The Anvil or Hammer
Republicans like to whine. Democrats like to win.
you must rise or sink,
you must rule and win
or serve and lose,
suffer or triumph,
be the anvil or the hammer.
—Johann Wolfgang von Goethe, “Ein Anderes”
In September 1740, Frederick the Great, King of Prussia, and Voltaire published a famous collaborative essay, “Anti-Machiavel.” It is a chapter-by-chapter rebuttal of “The Prince” and a moral critique of Machiavellian power politics. Shortly after it went to print, however, Frederick launched an unprovoked invasion of Silesia, seizing the strategically and economically valuable region from the hands of Austria.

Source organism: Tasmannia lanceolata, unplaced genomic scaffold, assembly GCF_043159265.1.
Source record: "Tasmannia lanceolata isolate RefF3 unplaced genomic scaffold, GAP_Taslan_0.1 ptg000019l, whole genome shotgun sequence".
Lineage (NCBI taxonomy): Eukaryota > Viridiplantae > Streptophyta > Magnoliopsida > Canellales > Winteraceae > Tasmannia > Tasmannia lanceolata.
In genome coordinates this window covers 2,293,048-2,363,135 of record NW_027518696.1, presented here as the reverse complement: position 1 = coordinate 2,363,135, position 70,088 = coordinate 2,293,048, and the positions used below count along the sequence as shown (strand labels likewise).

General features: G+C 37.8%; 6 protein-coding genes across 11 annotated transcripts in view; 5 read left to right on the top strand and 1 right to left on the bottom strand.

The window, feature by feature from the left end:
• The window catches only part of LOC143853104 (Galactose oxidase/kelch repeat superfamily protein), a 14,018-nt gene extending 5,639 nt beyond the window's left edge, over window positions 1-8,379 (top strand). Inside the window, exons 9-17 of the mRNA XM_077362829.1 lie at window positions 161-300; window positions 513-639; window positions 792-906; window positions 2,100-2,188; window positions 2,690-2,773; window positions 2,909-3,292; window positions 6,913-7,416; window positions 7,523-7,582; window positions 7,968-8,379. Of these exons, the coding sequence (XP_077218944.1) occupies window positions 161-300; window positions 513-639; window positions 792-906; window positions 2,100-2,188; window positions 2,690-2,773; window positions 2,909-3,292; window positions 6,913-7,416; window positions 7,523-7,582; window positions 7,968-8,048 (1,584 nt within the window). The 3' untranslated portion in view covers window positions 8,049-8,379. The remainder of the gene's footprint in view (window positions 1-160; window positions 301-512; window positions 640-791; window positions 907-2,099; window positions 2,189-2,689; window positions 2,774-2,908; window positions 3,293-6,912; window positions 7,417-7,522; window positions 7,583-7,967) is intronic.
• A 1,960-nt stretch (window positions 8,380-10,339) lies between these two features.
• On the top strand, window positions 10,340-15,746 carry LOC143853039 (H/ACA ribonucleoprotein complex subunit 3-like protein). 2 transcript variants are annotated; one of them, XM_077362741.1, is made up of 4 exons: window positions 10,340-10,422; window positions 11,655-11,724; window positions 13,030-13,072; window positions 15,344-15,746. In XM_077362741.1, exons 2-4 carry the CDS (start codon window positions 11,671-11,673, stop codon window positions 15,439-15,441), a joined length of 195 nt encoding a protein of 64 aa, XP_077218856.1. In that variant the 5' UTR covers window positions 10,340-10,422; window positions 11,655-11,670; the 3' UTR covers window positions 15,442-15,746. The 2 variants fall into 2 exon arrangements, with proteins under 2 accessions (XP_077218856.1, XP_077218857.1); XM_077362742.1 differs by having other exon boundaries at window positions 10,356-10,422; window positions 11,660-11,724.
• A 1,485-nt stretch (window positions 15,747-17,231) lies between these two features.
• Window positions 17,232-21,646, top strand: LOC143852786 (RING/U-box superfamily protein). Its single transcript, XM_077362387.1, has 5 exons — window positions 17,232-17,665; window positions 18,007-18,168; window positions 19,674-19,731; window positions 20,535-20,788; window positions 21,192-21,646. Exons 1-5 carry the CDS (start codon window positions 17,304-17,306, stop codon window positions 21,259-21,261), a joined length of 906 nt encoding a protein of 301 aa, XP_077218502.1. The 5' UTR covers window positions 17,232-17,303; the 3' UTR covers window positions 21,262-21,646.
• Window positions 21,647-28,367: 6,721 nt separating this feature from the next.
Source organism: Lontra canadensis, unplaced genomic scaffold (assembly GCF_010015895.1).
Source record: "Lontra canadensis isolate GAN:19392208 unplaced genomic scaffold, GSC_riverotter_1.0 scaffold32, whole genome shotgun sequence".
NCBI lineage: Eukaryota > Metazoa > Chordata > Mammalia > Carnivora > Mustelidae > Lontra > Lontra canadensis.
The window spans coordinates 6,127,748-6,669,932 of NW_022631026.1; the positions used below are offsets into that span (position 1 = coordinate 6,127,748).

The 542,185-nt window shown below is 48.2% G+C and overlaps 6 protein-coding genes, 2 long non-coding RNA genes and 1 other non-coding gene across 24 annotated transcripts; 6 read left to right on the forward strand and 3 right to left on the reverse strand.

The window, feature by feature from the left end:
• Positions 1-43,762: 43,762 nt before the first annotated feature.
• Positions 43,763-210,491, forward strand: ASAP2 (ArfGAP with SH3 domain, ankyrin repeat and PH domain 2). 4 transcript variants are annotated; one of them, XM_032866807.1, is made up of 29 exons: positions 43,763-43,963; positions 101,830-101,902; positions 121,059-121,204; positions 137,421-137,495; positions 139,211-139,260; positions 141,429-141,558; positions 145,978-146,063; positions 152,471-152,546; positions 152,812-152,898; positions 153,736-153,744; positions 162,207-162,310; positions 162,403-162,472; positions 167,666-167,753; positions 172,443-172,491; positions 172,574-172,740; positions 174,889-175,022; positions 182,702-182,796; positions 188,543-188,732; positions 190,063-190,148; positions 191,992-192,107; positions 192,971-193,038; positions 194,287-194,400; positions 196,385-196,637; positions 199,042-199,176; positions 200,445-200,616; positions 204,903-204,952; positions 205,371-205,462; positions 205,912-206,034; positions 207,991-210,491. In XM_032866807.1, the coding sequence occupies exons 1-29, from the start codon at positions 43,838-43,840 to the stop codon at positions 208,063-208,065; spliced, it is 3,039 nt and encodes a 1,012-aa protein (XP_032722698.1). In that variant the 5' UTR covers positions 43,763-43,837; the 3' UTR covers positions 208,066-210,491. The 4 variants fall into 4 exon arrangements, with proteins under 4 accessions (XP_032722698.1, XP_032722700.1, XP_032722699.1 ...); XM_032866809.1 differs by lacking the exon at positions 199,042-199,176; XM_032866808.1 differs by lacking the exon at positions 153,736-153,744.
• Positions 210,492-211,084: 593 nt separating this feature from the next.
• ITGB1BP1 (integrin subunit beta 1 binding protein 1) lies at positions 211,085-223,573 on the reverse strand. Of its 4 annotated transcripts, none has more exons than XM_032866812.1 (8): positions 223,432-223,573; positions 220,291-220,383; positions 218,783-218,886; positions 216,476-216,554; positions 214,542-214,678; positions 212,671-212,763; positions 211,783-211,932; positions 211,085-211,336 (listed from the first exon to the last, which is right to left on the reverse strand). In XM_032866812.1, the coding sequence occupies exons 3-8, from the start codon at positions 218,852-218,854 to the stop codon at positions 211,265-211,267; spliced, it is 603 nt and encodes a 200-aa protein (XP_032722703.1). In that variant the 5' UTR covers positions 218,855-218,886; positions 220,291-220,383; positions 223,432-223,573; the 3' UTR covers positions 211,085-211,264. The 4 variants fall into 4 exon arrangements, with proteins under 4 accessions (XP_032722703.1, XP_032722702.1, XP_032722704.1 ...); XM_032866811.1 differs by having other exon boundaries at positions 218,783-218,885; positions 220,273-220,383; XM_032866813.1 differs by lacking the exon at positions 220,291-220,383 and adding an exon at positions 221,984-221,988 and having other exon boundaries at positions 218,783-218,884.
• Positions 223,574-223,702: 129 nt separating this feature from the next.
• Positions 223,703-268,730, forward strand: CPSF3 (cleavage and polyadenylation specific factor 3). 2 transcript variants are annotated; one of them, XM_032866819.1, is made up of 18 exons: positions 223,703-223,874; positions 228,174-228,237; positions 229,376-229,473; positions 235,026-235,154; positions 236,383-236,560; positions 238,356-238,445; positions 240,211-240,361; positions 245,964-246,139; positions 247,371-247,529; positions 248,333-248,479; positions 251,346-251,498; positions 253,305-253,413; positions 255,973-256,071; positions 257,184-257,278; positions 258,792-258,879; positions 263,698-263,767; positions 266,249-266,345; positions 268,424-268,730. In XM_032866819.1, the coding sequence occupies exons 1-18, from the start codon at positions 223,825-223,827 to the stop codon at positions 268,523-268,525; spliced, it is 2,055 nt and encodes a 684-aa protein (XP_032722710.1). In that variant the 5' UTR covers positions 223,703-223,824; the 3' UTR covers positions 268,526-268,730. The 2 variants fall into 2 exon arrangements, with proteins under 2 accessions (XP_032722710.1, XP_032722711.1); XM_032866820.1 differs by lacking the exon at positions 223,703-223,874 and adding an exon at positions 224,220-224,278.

Capturing Silesia nearly doubled Prussia’s population, expanded Frederick’s dominion by over a third, offered him control over the Oder River, and undermined his rivals in the region. Frederick cited ancient dynastic claims in an attempt to justify the move. But it was, in truth, the kind of Realpolitik espoused by Machiavelli in action. The Florentine had the last laugh.
No matter how vigorously one denounces Machiavellianism, power politics are an inescapable fact the necessity of which all will at some point be confronted. In this life, in those moments, to borrow from Goethe, man must be the hammer or the anvil.